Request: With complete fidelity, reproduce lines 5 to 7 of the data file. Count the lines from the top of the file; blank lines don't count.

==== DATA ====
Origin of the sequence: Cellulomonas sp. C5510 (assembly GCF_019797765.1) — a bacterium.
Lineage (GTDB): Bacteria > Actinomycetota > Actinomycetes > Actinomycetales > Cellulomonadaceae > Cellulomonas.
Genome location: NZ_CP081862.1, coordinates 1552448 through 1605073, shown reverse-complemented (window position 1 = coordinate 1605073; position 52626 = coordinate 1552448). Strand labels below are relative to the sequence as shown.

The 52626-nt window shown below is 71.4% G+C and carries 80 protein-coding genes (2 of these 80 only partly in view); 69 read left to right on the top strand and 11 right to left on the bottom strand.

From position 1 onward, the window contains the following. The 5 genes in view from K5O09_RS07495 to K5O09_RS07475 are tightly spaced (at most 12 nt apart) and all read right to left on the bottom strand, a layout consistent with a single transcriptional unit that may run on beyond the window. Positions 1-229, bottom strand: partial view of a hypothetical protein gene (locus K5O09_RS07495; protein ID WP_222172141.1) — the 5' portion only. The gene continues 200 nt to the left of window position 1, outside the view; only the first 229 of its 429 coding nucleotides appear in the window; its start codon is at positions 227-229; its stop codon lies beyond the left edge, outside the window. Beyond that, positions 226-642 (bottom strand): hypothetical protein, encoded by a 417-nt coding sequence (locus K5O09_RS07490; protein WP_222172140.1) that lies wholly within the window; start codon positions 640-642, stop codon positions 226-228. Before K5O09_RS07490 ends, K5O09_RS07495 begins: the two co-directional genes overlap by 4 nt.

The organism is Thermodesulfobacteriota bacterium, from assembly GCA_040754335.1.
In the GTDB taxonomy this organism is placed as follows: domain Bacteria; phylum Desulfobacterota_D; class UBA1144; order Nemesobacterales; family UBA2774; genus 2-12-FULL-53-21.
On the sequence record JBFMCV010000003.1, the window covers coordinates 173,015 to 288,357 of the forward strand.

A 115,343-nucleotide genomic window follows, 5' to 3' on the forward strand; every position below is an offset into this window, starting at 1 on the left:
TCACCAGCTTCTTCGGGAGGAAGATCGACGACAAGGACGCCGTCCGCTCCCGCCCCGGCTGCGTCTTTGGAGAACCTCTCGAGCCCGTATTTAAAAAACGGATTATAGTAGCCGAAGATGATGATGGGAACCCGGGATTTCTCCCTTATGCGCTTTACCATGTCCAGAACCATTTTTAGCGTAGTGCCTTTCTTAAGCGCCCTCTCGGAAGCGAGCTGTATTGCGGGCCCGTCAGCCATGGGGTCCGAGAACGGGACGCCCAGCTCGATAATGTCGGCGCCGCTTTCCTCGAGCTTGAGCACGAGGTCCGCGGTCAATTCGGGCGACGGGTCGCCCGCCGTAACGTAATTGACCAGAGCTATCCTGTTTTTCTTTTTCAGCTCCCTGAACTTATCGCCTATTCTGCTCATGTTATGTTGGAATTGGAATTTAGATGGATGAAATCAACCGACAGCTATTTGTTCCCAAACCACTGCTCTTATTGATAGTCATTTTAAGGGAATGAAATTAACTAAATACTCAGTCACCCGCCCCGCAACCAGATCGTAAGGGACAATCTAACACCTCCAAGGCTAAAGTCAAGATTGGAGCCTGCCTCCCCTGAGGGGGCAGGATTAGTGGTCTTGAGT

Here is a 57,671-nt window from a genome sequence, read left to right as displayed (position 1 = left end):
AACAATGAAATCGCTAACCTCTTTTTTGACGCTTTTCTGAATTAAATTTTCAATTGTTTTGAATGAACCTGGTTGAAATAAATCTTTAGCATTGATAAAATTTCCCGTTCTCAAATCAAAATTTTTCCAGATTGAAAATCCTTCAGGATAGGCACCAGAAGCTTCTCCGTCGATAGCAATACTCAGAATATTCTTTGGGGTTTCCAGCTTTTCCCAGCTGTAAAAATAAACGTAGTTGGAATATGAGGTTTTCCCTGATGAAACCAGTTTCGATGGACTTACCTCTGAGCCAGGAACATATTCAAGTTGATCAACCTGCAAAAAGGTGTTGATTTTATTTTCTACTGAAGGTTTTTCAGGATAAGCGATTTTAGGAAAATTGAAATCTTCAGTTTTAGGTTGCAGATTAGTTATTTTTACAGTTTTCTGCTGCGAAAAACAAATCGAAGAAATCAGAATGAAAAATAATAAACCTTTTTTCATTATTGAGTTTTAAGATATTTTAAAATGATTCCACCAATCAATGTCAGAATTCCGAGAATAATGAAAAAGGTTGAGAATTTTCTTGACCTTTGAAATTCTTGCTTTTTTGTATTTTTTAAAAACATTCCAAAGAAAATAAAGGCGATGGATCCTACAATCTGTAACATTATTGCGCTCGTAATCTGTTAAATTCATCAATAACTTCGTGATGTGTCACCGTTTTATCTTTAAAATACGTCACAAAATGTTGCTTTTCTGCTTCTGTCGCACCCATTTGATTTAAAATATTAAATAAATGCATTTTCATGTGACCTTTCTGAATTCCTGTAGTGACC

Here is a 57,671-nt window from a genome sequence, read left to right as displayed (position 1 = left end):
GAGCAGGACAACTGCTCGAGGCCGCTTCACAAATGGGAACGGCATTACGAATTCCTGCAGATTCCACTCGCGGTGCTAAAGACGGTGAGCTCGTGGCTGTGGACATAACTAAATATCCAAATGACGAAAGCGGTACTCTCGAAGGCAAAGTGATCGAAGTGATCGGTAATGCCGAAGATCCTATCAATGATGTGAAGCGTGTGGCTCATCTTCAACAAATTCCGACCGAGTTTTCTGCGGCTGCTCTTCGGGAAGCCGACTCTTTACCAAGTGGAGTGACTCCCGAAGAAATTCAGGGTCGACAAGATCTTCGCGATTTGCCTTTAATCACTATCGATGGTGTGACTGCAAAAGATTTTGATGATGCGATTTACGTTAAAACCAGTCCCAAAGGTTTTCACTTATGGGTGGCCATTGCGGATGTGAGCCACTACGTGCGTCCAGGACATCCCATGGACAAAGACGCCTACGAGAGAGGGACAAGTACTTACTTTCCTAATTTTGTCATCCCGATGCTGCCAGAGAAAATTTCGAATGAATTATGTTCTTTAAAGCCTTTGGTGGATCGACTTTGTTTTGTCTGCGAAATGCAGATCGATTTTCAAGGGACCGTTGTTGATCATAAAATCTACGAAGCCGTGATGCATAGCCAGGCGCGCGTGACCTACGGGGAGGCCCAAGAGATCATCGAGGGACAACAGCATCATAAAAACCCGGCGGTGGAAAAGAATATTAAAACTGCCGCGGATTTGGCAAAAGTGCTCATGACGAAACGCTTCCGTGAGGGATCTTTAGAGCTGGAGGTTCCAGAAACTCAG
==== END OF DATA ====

From position 1 onward, the window contains the following. The 5 genes in view from K5O09_RS07495 to K5O09_RS07475 are tightly spaced (at most 12 nt apart) and all read right to left on the bottom strand, a layout consistent with a single transcriptional unit that may run on beyond the window. Positions 1-229, bottom strand: partial view of a hypothetical protein gene (locus K5O09_RS07495; protein ID WP_222172141.1) — the 5' portion only. The gene continues 200 nt to the left of window position 1, outside the view; only the first 229 of its 429 coding nucleotides appear in the window; its start codon is at positions 227-229; its stop codon lies beyond the left edge, outside the window. Beyond that, positions 226-642 (bottom strand): hypothetical protein, encoded by a 417-nt coding sequence (locus K5O09_RS07490; protein WP_222172140.1) that lies wholly within the window; start codon positions 640-642, stop codon positions 226-228. Before K5O09_RS07490 ends, K5O09_RS07495 begins: the two co-directional genes overlap by 4 nt.

The organism is Thermodesulfobacteriota bacterium, from assembly GCA_040754335.1.
In the GTDB taxonomy this organism is placed as follows: domain Bacteria; phylum Desulfobacterota_D; class UBA1144; order Nemesobacterales; family UBA2774; genus 2-12-FULL-53-21.